If an Anorexic Would Eat, Then She Would Be Cured
While nutrition is certainly something an anorexic's body is craving because the brain cannot function properly without food, just eating will not solve the problem. She has a need to control something in her life, and how much food she ingests is something she can manage and conquer.
Those suffering with this mental illness have such a distorted body image that psychological medical treatment is necessary, in combination with proper nutrition, to recover.
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All Anorexics and Bulimics Are Super Skinny
Long before a person with anorexia achieves the look of extreme thinness that is associated with the disease, there are many months of red flags waving in the air. This illness does not happen overnight....there are signs and symptoms. Unless you are aware of what they are, you can easily miss them.
For example, teenage girls, by definition, are moody creatures. Parents blame hormones running wild, but it can also be that your daughter is starving and that makes her even moodier. Another sign that your child may have an ED is that suddenly, she wants to be a vegetarian or asks if foods are "good" or "bad".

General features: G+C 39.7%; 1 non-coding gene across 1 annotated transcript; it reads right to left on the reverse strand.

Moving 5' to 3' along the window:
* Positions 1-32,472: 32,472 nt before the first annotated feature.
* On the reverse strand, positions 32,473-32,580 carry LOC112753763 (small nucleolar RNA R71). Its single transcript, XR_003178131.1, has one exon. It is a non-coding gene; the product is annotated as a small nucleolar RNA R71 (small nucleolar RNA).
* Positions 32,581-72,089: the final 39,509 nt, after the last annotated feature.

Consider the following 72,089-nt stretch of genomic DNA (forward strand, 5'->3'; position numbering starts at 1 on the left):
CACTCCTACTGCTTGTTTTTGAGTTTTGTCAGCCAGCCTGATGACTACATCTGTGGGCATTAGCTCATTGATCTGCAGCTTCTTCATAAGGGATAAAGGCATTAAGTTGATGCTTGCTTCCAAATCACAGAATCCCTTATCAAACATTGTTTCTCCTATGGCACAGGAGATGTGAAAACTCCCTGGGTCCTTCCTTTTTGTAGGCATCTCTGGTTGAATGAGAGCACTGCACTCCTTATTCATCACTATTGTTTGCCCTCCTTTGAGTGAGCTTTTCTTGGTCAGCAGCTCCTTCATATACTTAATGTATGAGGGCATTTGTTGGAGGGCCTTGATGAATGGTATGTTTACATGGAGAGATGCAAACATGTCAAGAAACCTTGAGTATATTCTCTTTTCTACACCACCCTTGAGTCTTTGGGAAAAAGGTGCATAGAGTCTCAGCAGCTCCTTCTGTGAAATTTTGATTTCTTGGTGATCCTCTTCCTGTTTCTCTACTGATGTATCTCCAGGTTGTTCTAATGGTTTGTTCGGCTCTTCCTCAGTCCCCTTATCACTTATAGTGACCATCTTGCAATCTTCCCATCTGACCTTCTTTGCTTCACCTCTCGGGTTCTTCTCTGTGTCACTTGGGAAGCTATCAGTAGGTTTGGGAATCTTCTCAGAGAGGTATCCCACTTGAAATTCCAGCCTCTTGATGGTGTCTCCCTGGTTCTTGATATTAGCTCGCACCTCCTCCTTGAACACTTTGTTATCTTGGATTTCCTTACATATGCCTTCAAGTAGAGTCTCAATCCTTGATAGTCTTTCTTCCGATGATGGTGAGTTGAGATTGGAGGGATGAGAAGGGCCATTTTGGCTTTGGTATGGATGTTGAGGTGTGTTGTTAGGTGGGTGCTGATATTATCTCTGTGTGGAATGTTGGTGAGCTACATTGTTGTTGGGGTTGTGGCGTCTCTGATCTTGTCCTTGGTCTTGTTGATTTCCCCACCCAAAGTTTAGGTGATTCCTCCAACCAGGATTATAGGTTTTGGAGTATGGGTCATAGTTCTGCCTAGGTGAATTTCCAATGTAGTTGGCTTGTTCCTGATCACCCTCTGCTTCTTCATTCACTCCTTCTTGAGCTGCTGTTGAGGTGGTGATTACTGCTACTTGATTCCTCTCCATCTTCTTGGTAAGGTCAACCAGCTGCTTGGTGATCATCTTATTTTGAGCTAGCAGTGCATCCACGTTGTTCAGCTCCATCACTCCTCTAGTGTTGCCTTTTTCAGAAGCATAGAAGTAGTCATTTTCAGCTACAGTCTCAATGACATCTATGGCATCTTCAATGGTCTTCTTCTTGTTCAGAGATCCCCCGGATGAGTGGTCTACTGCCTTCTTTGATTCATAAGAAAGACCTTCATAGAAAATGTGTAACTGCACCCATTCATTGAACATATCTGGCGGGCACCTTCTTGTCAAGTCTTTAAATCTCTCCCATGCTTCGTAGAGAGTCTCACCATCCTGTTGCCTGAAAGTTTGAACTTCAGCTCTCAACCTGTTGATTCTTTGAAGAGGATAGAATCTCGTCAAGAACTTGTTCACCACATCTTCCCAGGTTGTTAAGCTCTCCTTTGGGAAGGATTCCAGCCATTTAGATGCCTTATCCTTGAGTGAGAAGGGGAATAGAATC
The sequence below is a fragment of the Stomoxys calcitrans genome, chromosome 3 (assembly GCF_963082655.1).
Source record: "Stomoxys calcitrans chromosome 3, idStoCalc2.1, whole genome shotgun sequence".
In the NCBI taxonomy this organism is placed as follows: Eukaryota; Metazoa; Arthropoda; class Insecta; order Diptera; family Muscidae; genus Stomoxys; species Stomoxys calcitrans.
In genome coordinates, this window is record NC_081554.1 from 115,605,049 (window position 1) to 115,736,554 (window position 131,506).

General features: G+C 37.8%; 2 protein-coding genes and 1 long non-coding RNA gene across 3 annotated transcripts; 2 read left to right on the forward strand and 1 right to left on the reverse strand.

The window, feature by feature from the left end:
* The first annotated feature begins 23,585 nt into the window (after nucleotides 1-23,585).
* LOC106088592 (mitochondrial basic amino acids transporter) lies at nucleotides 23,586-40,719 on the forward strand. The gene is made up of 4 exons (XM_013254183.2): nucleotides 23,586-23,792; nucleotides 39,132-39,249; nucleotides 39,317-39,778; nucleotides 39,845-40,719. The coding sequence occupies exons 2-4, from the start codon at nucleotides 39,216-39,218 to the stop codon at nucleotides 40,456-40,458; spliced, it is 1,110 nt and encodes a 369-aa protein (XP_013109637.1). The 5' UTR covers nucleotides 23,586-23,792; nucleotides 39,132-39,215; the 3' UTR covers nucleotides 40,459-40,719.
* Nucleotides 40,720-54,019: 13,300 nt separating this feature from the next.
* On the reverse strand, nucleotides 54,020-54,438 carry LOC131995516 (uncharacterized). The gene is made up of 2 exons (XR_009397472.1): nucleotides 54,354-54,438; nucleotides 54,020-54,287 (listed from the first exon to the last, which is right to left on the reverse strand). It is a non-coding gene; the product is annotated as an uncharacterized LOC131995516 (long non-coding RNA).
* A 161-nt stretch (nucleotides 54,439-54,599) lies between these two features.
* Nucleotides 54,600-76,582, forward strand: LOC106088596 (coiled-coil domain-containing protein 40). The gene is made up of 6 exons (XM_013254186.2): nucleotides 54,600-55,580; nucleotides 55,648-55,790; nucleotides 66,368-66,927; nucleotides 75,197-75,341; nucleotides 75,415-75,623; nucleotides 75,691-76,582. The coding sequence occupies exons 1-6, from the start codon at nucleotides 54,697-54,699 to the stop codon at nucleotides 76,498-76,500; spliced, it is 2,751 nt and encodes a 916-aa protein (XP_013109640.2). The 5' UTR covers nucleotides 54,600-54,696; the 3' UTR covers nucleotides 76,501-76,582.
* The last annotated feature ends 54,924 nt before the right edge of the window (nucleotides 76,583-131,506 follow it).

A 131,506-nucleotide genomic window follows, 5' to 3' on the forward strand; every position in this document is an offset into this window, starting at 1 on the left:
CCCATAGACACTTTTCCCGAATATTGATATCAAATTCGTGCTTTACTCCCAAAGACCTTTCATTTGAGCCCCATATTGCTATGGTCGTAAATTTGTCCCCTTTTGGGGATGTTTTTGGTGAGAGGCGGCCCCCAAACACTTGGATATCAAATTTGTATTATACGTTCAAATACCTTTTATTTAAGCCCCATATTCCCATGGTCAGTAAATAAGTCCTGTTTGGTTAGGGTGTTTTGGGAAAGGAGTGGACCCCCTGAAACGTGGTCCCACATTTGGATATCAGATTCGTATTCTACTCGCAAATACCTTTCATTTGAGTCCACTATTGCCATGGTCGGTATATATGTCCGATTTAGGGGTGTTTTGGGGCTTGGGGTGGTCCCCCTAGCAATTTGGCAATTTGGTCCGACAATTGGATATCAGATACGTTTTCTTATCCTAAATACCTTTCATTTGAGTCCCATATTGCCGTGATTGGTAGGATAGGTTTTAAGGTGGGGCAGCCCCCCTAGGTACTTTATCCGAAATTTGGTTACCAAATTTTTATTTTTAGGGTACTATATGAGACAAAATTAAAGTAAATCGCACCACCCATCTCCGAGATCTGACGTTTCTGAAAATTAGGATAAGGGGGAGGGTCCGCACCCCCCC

A person with anorexia may have "food rituals", like not permitting foods to touch, combining foods that don't normally go together, or moving food around the plate but not really eating anything. You may see an increase in the amount of time devoted to exercise. There is weight loss, but it does not stop.
Anorexia IS NOT about losing weight...it is about a distorted body image.